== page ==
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Journal: Journal of the American Medical Informatics Association : JAMIA


The novel coronavirus disease-19 (COVID-19) pandemic has altered our economy, society and healthcare system. While this crisis has presented the US healthcare delivery system with unprecedented challenges, the pandemic has catalyzed rapid adoption of telehealth or the entire spectrum of activities used to deliver care at a distance. Using examples reported by US healthcare organizations including ours, we describe the role telehealth has played in transforming healthcare delivery during the three phases of the US COVID-19 pandemic: 1) Stay-at-Home Outpatient Care; 2) Initial COVID-19 Hospital Surge, and 3) Post-Pandemic Recovery. Within each of these three phases, we examine how people, process and technology work together to support a successful telehealth transformation. Whether healthcare enterprises are ready or not, the new reality is that virtual care has arrived.


Adverse drug events cause substantial morbidity and mortality and are often discovered after a drug comes to market. We hypothesized that Internet users may provide early clues about adverse drug events via their online information-seeking. We conducted a large-scale study of Web search log data gathered during 2010. We pay particular attention to the specific drug pairing of paroxetine and pravastatin, whose interaction was reported to cause hyperglycemia after the time period of the online logs used in the analysis. We also examine sets of drug pairs known to be associated with hyperglycemia and those not associated with hyperglycemia. We find that anonymized signals on drug interactions can be mined from search logs. Compared to analyses of other sources such as electronic health records (EHR), logs are inexpensive to collect and mine. The results demonstrate that logs of the search activities of populations of computer users can contribute to drug safety surveillance.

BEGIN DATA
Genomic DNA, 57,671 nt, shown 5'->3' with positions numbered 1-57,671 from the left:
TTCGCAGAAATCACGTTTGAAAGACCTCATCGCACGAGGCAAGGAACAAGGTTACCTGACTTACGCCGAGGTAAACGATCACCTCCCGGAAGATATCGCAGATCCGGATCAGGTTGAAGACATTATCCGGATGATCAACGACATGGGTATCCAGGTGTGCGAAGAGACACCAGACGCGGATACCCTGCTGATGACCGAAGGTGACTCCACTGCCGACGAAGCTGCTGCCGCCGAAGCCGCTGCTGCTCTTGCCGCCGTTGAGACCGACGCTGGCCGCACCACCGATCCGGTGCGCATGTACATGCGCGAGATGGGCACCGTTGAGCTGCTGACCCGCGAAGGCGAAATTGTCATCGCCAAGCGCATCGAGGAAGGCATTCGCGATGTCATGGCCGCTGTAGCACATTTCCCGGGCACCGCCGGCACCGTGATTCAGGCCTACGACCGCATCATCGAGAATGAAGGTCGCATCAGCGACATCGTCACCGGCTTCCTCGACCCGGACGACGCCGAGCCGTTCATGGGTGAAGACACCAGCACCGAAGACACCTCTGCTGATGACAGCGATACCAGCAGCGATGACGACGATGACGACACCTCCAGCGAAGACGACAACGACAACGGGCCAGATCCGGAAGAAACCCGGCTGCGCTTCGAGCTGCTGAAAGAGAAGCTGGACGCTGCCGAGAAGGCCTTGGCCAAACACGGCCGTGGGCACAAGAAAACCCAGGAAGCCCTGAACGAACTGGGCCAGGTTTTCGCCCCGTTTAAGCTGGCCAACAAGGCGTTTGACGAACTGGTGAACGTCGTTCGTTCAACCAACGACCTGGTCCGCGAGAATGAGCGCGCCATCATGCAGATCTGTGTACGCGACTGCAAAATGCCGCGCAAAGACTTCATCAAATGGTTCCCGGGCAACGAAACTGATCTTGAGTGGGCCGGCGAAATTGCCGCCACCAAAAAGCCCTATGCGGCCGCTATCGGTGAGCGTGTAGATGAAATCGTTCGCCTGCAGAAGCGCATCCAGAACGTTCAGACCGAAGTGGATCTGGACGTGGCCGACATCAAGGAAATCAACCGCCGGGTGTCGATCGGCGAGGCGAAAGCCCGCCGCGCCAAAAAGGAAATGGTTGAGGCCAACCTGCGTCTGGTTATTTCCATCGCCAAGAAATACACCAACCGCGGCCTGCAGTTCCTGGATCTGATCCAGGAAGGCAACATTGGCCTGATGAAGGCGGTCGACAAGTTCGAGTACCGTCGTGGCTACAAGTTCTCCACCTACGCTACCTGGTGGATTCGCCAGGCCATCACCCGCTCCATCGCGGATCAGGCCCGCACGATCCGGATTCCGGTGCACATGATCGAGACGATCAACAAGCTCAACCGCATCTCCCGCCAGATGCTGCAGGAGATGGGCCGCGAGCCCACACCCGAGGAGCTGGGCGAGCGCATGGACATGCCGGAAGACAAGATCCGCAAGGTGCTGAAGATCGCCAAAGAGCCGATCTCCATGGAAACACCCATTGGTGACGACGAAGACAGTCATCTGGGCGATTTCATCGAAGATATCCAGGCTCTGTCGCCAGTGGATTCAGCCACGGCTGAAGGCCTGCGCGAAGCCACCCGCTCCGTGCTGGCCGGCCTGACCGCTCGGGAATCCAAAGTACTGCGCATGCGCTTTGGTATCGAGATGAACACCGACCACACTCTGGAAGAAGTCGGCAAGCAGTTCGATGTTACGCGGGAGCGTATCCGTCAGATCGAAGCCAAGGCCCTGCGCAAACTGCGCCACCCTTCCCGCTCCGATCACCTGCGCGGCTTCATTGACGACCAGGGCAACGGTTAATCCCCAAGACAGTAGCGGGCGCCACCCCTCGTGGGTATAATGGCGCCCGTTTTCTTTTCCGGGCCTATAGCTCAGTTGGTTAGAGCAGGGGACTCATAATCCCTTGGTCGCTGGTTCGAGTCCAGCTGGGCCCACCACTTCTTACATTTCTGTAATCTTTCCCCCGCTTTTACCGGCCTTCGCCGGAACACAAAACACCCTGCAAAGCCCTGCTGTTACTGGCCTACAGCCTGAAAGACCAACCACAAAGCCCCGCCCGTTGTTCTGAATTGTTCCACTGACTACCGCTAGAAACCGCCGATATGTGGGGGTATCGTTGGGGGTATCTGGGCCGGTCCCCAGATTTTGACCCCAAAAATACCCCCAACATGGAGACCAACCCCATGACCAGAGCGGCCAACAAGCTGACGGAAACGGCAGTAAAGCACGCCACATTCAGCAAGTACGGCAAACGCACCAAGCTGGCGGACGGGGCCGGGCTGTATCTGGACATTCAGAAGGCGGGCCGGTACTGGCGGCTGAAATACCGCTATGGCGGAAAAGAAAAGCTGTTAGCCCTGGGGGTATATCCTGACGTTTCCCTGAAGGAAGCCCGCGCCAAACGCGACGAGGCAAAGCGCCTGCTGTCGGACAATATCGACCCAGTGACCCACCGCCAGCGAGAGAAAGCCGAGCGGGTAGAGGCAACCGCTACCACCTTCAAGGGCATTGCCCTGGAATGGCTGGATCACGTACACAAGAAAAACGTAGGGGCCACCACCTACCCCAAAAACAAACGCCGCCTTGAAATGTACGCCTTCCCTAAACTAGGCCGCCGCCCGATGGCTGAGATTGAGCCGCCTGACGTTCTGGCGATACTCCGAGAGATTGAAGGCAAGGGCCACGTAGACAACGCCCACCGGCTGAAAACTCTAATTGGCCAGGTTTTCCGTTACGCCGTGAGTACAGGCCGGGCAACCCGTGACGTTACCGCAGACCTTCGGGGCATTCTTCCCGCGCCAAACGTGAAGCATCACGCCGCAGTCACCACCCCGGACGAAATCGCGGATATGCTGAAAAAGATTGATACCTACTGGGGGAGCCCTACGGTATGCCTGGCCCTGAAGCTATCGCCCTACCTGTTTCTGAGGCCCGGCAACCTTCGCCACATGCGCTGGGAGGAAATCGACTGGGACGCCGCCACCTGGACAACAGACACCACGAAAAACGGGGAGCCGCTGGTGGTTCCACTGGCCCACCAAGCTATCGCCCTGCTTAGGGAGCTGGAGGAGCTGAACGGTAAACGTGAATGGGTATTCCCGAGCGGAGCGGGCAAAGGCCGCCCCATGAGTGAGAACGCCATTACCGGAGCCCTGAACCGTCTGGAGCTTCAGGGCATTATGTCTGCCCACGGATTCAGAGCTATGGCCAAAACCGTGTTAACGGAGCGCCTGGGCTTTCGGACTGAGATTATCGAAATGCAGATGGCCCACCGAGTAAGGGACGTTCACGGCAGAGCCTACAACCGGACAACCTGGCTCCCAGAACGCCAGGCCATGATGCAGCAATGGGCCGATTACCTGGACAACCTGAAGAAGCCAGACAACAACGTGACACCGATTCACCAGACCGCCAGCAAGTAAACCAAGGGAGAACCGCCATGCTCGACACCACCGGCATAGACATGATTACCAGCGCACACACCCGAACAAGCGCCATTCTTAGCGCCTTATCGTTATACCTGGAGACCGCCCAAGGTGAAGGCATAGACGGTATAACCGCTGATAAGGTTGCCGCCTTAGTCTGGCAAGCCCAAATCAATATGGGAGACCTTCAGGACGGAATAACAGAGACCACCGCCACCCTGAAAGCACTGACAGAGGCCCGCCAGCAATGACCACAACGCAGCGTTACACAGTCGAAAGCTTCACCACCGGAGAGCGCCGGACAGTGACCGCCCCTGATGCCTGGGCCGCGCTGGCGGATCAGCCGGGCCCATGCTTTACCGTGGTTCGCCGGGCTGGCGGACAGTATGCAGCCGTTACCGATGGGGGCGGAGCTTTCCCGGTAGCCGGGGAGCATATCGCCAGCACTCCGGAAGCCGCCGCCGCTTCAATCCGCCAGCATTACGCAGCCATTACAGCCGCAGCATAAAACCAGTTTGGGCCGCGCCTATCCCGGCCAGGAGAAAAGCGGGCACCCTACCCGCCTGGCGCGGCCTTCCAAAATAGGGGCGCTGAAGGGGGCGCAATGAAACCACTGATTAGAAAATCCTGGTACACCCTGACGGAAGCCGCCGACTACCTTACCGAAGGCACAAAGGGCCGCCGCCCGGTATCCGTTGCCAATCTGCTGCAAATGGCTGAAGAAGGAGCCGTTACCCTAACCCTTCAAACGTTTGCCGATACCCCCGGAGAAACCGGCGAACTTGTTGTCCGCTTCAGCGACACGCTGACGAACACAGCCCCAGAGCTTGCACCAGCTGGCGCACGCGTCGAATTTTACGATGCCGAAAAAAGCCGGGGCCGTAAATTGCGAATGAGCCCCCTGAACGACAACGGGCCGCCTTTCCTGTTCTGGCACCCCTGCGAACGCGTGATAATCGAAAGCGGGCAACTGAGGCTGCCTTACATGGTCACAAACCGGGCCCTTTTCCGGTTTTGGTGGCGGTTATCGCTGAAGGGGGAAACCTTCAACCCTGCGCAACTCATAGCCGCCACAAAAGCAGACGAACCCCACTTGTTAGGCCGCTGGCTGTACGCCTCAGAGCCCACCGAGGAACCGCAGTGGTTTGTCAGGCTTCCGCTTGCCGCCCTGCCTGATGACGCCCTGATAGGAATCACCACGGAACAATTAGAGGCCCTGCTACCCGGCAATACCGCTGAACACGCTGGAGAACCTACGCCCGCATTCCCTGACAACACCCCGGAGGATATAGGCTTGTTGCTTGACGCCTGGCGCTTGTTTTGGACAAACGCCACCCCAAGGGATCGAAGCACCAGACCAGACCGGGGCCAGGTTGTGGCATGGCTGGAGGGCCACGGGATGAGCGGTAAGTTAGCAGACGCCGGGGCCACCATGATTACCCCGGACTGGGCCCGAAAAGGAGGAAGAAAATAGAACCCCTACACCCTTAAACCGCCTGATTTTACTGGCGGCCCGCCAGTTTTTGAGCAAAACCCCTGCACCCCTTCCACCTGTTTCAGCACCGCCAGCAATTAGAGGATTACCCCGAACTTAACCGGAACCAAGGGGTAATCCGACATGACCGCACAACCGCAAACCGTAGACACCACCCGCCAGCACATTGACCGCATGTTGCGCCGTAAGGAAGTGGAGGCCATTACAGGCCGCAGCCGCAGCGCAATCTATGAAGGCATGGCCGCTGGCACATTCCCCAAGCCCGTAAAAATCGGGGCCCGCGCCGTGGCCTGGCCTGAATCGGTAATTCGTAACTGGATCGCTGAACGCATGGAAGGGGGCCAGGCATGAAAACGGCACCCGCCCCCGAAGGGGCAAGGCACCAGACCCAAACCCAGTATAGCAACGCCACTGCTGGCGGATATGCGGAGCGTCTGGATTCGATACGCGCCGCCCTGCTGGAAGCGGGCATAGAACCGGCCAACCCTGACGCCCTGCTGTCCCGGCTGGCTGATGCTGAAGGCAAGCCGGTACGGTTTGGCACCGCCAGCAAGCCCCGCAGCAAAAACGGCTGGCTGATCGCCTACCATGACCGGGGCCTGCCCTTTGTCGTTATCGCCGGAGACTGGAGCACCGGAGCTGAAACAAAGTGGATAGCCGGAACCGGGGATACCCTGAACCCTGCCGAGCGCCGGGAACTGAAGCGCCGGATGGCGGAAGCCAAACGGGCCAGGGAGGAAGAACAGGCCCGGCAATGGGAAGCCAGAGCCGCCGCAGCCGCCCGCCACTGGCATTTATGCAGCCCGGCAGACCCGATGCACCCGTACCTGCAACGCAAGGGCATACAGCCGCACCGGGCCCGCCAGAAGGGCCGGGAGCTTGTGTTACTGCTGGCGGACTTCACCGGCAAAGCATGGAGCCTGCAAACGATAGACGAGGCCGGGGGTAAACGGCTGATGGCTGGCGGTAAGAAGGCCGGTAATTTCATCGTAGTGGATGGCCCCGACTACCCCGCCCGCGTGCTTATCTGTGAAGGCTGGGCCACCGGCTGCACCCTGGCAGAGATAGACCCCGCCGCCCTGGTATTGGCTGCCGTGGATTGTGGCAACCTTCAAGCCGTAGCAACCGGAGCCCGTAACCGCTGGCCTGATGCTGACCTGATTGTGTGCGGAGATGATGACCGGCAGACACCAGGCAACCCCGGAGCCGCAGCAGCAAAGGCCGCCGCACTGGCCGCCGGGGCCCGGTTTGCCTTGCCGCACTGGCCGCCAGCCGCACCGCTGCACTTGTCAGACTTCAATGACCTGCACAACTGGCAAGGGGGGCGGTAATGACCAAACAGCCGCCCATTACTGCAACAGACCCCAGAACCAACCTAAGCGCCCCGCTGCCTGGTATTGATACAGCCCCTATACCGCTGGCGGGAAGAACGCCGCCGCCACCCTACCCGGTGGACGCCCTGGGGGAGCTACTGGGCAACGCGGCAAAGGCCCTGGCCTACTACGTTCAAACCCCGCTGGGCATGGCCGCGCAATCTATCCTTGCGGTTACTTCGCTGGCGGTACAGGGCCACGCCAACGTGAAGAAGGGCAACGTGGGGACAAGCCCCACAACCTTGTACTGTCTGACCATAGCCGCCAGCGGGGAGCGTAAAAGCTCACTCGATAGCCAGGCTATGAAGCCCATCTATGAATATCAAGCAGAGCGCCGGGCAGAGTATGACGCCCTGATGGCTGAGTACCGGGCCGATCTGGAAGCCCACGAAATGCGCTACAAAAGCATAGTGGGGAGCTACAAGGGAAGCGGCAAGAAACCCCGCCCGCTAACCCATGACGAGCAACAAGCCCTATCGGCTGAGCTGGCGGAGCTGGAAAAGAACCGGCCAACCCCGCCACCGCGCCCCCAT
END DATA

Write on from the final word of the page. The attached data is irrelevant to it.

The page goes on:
Concepts: Pharmacology, Sociology, Adverse drug reaction, Electronic health record, Pharmacovigilance, Periodization, Drug safety, Research on Adverse Drug events And Reports


Many research fields, including psychology and basic medical sciences, struggle with poor reproducibility of reported studies. Biomedical and health informatics is unlikely to be immune to these challenges. This paper explores replication in informatics and the unique challenges the discipline faces.

Concepts: Health care, Scientific method, Medicine, Health, Falsifiability, Health science, Pseudoscience, Health sciences


The study sought to determine the impact of a digital sepsis alert on patient outcomes in a UK multisite hospital network.